mrezaei Mohammad Rezaei added a comment - Ortwin, I think the RFC is worded strangely. It is certainly true that Section 2.3 says US-ASCII only, but it seems like that section is outdated. In Section 2, there is a very large note that reads: NOTE ON PARAMETER VALUE LENGHTS: A short (length <= 78 characters) parameter value containing only non-`tspecials' characters SHOULD be represented as a single `token'. A short parameter value containing only ASCII characters, but including `tspecials' characters, SHOULD be represented as `quoted-string'. Parameter values longer than 78 characters, or which contain non-ASCII characters, MUST be encoded as specified in [RFC 2184] . Looking at the types of parameters, 4 of them are dates and one is an integer. The only one that's a string is the filename, so the note above must refer to it. RFC 2184 describes how to encode the non-ASCII case. Interestingly, it looks IE does not follow RFC 2184. Section 2.3 refers to RFC 2045, which is older than RFC 2184. Overall, I'd say the RFC is unclear on this issue. Thanks Moh
        Hide
        oglueck Ortwin Glück added a comment -

        Interesting, although I have never seen it being used in the wild. By the way, RFC 2184 is obsoleted by RFC 2231.

        Show
        oglueck Ortwin Glück added a comment - Interesting, although I have never seen it being used in the wild. By the way, RFC 2184 is obsoleted by RFC 2231.
        Hide
        olegk Oleg Kalnichevski added a comment -

        MultipartEntity now encodes non-ASCII characters in the disposition-content header using content charset when used in the browser compatibility mode and replaces non-ASCII characters with ? when used in the strict mode. One always has an option to encode the file name using one of the standard encoding mechanisms as described in RFC2231 and RFC2047.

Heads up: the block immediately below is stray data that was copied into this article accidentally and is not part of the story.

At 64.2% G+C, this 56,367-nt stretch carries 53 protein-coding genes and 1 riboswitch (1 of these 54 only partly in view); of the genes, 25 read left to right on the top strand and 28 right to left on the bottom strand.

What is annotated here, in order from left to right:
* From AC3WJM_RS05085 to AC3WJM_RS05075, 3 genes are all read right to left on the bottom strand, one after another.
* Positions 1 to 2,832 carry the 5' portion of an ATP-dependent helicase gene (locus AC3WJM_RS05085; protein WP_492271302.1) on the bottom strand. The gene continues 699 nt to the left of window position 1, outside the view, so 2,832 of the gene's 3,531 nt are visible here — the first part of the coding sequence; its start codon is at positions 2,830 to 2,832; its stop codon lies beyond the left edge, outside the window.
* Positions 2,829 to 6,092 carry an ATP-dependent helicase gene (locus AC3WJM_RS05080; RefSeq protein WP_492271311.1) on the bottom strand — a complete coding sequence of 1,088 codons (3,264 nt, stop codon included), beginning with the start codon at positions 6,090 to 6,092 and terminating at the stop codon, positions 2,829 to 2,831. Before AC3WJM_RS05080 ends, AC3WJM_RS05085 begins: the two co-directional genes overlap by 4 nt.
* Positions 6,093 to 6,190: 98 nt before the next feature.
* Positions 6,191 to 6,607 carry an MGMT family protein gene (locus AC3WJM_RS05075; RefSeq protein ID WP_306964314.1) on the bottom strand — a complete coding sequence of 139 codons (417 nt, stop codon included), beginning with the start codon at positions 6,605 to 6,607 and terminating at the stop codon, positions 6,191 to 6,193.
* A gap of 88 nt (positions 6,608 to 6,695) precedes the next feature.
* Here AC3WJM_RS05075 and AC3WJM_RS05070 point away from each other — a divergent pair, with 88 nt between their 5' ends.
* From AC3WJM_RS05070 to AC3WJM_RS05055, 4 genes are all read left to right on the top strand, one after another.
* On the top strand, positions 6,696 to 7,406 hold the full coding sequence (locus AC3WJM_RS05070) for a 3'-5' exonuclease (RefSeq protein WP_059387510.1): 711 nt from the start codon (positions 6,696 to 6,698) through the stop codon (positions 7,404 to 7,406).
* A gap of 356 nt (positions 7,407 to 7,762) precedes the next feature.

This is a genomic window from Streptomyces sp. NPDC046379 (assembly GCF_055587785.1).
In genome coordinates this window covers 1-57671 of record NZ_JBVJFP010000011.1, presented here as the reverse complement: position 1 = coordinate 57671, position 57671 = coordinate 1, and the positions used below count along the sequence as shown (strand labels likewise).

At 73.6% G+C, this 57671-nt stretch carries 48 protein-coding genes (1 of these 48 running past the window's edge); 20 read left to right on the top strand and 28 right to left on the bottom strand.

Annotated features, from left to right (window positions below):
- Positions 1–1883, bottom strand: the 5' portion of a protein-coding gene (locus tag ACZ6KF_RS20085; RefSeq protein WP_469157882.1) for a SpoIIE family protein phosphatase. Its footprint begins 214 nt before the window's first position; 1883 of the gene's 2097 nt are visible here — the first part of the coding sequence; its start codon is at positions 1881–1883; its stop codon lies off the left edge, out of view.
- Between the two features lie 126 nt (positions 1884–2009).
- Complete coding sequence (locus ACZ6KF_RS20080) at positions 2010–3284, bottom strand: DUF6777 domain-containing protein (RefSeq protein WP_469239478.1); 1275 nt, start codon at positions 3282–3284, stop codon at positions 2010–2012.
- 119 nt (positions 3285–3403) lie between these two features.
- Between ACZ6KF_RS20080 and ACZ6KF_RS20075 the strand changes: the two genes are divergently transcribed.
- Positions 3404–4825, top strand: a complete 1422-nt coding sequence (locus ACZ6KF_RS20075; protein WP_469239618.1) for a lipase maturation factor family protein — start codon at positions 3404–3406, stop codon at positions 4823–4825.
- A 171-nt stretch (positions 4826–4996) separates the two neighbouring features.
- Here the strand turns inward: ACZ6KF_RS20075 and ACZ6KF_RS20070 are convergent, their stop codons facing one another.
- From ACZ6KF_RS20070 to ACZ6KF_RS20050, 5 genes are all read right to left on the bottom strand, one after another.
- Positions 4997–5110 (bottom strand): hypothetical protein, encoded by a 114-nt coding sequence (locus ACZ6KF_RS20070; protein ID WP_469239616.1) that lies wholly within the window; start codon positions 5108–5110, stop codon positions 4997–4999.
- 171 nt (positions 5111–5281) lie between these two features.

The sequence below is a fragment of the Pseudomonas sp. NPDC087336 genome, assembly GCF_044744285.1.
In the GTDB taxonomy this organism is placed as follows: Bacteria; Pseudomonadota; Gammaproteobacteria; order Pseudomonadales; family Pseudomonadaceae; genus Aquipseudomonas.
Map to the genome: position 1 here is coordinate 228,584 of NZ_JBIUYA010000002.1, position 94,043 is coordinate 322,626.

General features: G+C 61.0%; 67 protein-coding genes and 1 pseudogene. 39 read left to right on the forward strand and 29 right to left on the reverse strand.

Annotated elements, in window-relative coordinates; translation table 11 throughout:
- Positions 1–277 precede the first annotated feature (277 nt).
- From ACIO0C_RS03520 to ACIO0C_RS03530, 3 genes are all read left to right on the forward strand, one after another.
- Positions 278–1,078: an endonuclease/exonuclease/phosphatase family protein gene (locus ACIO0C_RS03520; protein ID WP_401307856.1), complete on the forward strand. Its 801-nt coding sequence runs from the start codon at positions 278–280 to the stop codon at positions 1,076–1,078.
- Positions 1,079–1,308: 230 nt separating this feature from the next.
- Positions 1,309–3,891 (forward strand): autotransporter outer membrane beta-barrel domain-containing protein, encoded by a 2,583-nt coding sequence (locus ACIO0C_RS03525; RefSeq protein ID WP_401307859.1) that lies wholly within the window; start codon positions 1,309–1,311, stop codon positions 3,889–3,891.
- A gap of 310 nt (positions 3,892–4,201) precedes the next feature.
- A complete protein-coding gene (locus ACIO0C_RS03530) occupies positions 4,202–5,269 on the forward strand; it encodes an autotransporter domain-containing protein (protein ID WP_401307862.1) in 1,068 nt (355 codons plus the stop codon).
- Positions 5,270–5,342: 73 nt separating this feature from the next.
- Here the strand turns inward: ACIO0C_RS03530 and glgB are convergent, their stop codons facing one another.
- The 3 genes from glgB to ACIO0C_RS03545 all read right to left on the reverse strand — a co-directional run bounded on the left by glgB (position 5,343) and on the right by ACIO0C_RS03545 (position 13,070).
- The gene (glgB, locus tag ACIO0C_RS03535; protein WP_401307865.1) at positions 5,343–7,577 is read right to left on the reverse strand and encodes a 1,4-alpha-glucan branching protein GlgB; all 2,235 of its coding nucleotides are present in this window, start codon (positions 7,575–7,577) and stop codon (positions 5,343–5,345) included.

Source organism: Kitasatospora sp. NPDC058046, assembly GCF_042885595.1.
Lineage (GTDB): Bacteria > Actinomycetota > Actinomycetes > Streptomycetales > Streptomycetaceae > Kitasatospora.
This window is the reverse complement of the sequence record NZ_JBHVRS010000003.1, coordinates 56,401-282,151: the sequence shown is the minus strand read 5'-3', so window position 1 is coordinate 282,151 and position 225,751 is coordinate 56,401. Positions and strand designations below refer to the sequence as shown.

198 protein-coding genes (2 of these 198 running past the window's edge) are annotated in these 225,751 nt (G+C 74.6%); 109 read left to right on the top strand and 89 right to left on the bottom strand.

Closing this issue as resolved.

        Oleg

        Show
        olegk Oleg Kalnichevski added a comment - MultipartEntity now encodes non-ASCII characters in the disposition-content header using content charset when used in the browser compatibility mode and replaces non-ASCII characters with ? when used in the strict mode. One always has an option to encode the file name using one of the standard encoding mechanisms as described in RFC2231 and RFC2047. Closing this issue as resolved. Oleg
        Hide
        sermojohn Ioannis Sermetziadis added a comment -

        I believe that the HttpClient should implement RFC2231 by using asterisks to support use of header parameter values in character sets other than US-ASCII, like in the Content-Disposition header.

        So, when a file is uploaded using MultipartEntity, the FormBodyPart should include a Content-Disposition header that follows the specification, in order to correctly encode the file name, in case it uses a character set other than US-ASCII.

        An example of such a header is:
        Content-Disposition=form-data; name=file; filename*=utf-8''test

        If you agree, I could submit a patch on this.

        Show
        sermojohn Ioannis Sermetziadis added a comment - I believe that the HttpClient should implement RFC2231 by using asterisks to support use of header parameter values in character sets other than US-ASCII, like in the Content-Disposition header. So, when a file is uploaded using MultipartEntity, the FormBodyPart should include a Content-Disposition header that follows the specification, in order to correctly encode the file name, in case it uses a character set other than US-ASCII. An example of such a header is: Content-Disposition=form-data; name=file; filename*=utf-8''test If you agree, I could submit a patch on this.